Issue 1: July 2019
In this issue
- Latest on implementation phasing and planning development
- Rehabilitation workstream progress
- Update on the legal challenges and referral to the Secretary of State
Welcome to the first issue of what will be a regular update on the stroke services review for staff, patients and the public, partners and stakeholders. The update will contain the latest news and developments on the implementation of the new hyper acute and acute stroke units for Kent and Medway, work to improve and standardise rehabilitation services and plans to enhance stroke prevention programmes.
Rather than sticking to a rigid publication schedule, we will issue the update when there is news to share (we expect to send you an update on how our work to improve services is progressing every six to eight weeks) – that way you will know it’s worth your time to read. We will aim to keep the content short and to the point, but let you know where you can find more information if you want it. We hope you find the update useful. We’d love to hear your feedback, and suggestions for future issues. You can email us at email@example.com with any comments.
Director for Acute Strategy and Senior Responsible Officer for the Kent and Medway Stroke Services Review
Implementation update: Joint Committee agree two-phased approach plus timeline update
William Harvey Hospital in Ashford will need a new build to be completed before its new hyper acute stroke unit (HASU) can go live, and this will take around a year longer than the estates work needed at Maidstone and Darent Valley hospitals. The decision making business case for the stroke review explained that the Stroke Clinical Reference Group had recommended a two-phased approach to implementing the new HASUs, with Maidstone and Darent Valley going live at the same time, followed by William Harvey when the building work is completed. The rationale for this recommended approach is to ensure as many people as possible benefit from the new HASUs as soon as possible. This two-phased approach is possible because there are clearly defined catchment areas for the new HASUs, with patients from Medway, north and west Kent flowing to either Maidstone Hospital or Darent Valley Hospital, and patients from the east of Kent flowing to William Harvey Hospital. This makes it relatively simple to ‘switch on’ a new service and ‘switch off’ the old services first in the west and then in the east, so that it is clear for ambulance crews to know where to take patients with a suspected stroke.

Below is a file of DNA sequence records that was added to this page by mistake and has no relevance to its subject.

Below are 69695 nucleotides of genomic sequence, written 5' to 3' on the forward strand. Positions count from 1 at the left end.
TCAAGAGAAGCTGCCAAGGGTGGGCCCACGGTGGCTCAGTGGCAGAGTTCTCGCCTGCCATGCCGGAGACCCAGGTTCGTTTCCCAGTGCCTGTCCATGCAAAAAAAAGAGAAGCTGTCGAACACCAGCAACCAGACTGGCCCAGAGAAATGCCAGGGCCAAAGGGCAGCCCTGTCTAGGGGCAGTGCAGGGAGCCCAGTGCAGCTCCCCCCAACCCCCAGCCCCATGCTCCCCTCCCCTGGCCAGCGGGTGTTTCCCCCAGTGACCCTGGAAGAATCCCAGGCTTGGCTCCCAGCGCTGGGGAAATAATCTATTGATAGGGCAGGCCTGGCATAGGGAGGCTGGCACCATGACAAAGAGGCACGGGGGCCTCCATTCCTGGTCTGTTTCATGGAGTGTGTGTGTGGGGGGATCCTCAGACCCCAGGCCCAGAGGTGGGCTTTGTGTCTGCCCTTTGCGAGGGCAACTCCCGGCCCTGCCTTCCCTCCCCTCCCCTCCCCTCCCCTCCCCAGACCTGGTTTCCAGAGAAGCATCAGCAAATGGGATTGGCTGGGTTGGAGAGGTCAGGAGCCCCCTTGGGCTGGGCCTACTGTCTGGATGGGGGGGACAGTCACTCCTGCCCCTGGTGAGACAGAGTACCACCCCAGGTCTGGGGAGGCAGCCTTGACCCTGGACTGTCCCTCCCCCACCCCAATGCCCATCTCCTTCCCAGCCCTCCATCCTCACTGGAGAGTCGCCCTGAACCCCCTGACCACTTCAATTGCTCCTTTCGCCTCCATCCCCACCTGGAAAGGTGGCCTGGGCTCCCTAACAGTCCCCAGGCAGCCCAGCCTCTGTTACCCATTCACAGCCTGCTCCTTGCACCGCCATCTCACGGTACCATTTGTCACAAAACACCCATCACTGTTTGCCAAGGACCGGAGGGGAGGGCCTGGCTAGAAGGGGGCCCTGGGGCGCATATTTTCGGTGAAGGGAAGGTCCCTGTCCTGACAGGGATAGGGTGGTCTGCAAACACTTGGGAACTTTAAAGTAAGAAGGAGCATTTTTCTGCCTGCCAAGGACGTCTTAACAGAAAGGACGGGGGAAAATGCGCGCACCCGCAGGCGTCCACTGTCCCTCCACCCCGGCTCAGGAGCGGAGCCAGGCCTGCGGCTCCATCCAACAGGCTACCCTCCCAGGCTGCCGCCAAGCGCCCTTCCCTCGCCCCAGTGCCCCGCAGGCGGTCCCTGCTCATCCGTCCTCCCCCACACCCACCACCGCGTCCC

At the decision-making stage we agreed to test this recommendation with a wider group of stakeholders, to ensure we had explored the pros and cons of the two-phased approach. A workshop was held on 30 May 2019, attended by around 40 colleagues from provider and commissioning organisations, local GPs and stroke consultants, local councillors and Healthwatch. The workshop used an ethical framework to discuss the different possible approaches to implementation. There was unanimous agreement that the two-phased approach would allow as many people as possible to benefit as soon as possible from an improved service.
The Joint Committee of CCGs agreed the recommendation for a two-phased approach at their meeting on 13 June 2019. The Stroke Review Team is now focussed on the real detail of implementation planning, working closely with provider colleagues at each of the three new HASU sites to develop detailed project plans. We will share updates on these plans as they progress over the coming months.
At the time of the decision making meeting in February 2019 the draft implementation timeline anticipated that, if the two-phased approach was approved, the earliest the HASUs at Maidstone and Darent Valley could go live was early spring of 2020 with the HASU at William Harvey following approximately a year later. Since that time two factors have come into play which are impacting on this timeline:
- The legal challenges and the referral to the Secretary of State for Health (see below for more information): while there are no guarantees, we hope these challenges will be resolved by the autumn. In the meantime, the legal advice we have is that we can and should continue with implementation planning, but we should not take any irreversible decisions. This means that the vast majority of our implementation work continues for example workforce and IT planning, and the development of detailed policies and operating procedures to support new ways of working in the HASUs. The only irreversible decisions are linked to the new build at William Harvey Hospital which requires significant financial investment and it would not be right to spend public money on these building works until we know the outcome of the legal proceedings.